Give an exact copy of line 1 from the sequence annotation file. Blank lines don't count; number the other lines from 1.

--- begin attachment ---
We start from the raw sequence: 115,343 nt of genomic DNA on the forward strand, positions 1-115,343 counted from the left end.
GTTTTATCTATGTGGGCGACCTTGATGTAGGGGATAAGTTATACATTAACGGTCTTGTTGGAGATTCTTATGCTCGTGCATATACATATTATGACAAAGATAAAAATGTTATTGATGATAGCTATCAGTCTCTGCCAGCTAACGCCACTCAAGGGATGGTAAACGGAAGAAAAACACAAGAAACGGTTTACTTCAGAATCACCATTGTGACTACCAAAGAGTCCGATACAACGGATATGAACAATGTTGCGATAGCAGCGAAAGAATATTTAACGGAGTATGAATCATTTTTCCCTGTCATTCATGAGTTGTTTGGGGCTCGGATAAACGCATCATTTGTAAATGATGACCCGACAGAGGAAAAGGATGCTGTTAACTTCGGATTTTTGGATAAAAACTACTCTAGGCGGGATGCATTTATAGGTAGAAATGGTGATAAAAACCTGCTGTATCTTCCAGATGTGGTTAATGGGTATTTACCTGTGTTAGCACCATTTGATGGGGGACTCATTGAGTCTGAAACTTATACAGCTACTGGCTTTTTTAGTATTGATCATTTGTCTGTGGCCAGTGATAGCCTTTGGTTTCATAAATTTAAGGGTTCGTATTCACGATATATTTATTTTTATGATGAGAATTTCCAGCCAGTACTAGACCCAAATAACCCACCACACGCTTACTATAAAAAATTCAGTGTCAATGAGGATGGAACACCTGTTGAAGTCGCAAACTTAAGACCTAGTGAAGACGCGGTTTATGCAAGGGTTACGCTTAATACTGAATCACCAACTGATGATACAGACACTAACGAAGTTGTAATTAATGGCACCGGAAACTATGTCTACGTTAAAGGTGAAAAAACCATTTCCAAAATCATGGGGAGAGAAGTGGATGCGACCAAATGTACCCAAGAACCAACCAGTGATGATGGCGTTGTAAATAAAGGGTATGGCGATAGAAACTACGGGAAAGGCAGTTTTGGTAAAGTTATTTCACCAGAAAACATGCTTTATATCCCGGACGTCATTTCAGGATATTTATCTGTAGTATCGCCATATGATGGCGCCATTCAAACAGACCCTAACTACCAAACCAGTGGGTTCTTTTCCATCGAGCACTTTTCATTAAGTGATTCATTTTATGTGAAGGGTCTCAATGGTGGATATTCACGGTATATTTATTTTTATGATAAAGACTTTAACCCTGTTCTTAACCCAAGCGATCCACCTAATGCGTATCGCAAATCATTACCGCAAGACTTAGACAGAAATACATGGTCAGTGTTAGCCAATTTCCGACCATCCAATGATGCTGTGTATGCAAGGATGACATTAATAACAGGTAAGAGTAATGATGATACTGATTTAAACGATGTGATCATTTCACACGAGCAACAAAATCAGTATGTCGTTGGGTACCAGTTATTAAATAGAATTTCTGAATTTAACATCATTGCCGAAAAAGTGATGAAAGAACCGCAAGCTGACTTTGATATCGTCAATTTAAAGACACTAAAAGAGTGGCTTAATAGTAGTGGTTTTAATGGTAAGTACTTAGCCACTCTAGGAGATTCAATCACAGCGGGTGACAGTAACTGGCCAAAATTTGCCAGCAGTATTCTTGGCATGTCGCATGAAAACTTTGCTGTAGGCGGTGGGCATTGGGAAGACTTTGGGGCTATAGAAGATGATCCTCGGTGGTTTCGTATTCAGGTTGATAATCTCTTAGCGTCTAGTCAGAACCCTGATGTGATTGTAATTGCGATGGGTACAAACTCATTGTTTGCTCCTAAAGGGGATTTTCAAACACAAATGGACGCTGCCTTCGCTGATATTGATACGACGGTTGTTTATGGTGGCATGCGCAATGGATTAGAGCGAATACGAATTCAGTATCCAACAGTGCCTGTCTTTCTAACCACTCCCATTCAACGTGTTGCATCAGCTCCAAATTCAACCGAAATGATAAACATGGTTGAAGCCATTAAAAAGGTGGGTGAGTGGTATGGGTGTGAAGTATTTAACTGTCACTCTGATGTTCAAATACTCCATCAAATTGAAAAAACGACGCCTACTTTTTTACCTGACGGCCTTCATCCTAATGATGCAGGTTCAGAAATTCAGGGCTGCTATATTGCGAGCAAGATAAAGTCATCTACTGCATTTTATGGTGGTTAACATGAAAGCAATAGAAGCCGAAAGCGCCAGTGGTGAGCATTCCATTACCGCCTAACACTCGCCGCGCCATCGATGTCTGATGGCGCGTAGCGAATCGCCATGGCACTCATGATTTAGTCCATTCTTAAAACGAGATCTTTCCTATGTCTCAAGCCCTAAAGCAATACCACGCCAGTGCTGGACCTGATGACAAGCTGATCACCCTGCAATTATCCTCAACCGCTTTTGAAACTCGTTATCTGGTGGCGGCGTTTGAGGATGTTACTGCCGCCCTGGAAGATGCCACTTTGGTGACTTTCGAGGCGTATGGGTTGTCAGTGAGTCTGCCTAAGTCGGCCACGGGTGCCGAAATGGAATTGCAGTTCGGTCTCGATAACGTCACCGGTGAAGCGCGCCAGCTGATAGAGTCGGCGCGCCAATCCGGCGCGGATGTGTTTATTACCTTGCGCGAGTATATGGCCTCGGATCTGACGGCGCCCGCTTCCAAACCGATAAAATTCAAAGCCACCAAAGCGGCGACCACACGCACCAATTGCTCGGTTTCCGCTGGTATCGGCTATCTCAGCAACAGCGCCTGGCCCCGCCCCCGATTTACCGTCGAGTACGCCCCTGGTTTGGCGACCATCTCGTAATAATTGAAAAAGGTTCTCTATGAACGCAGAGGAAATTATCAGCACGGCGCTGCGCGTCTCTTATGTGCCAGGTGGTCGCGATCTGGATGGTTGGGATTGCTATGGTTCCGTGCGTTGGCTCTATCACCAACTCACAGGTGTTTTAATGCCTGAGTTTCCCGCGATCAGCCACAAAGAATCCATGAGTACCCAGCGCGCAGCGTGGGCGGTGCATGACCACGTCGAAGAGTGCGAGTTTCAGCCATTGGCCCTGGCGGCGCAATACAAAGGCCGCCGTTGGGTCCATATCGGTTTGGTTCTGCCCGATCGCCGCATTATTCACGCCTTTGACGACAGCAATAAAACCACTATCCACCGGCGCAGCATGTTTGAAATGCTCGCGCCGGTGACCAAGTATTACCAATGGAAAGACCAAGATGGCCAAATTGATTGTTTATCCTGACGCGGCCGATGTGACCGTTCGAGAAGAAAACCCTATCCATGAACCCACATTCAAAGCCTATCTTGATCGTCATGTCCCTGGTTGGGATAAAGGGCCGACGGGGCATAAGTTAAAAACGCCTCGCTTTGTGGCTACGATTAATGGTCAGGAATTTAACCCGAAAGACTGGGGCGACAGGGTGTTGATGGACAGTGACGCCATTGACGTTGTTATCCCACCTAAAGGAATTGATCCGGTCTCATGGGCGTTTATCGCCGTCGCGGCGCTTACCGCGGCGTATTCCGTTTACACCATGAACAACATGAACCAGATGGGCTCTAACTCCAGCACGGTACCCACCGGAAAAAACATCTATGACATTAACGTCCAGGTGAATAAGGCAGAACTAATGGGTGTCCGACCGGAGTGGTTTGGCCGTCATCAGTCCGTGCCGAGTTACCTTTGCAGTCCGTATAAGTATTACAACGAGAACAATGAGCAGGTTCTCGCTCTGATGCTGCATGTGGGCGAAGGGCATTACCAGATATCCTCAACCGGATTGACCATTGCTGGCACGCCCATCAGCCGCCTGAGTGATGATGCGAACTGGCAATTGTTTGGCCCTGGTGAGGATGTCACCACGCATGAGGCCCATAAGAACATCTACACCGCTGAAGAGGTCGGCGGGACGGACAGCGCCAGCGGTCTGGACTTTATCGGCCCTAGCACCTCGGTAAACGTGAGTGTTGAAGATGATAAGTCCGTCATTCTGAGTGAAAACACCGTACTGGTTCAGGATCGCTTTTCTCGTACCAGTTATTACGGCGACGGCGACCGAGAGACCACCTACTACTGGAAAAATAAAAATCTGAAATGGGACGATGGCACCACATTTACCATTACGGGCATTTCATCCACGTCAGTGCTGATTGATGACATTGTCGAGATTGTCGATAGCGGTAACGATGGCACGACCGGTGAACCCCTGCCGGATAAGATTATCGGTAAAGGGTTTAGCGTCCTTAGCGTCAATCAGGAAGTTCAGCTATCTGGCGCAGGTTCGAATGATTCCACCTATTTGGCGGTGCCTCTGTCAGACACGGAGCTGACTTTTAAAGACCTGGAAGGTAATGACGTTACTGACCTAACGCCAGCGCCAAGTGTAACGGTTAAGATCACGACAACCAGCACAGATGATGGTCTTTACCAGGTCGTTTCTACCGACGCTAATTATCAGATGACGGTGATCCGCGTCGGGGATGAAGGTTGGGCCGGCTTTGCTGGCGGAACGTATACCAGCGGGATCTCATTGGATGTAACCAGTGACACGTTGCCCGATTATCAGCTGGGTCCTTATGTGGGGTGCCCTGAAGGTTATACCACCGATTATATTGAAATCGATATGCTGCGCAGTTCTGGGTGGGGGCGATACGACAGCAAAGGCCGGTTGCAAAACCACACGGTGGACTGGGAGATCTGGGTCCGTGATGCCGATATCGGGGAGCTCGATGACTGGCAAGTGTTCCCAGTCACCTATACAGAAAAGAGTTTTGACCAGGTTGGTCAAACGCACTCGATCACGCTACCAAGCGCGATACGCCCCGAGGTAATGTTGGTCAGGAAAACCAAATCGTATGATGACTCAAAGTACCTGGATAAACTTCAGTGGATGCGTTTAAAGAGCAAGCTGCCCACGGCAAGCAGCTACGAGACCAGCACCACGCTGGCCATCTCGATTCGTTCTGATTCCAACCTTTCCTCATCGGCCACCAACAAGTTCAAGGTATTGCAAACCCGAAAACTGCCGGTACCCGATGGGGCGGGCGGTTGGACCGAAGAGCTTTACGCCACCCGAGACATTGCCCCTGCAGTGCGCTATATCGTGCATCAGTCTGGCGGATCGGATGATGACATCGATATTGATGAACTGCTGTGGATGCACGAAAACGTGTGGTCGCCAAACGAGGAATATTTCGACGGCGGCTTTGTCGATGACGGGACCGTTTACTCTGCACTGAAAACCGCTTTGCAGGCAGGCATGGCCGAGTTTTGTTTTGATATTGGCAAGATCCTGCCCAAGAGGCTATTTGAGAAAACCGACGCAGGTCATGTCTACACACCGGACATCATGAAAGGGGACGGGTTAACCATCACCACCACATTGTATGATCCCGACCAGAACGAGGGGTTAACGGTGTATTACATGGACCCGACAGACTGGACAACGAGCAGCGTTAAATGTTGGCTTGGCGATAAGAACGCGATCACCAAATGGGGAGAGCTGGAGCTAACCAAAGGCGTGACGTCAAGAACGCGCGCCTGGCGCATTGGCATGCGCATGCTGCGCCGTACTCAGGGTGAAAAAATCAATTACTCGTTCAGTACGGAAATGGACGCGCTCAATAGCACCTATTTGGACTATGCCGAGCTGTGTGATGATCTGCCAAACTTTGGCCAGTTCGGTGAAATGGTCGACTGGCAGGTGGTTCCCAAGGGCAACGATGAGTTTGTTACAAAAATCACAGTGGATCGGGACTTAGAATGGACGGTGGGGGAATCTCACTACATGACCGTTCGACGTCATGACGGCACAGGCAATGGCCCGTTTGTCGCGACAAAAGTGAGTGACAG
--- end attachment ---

We start from the raw sequence: 115,343 nt of genomic DNA on the forward strand, positions 1-115,343 counted from the left end.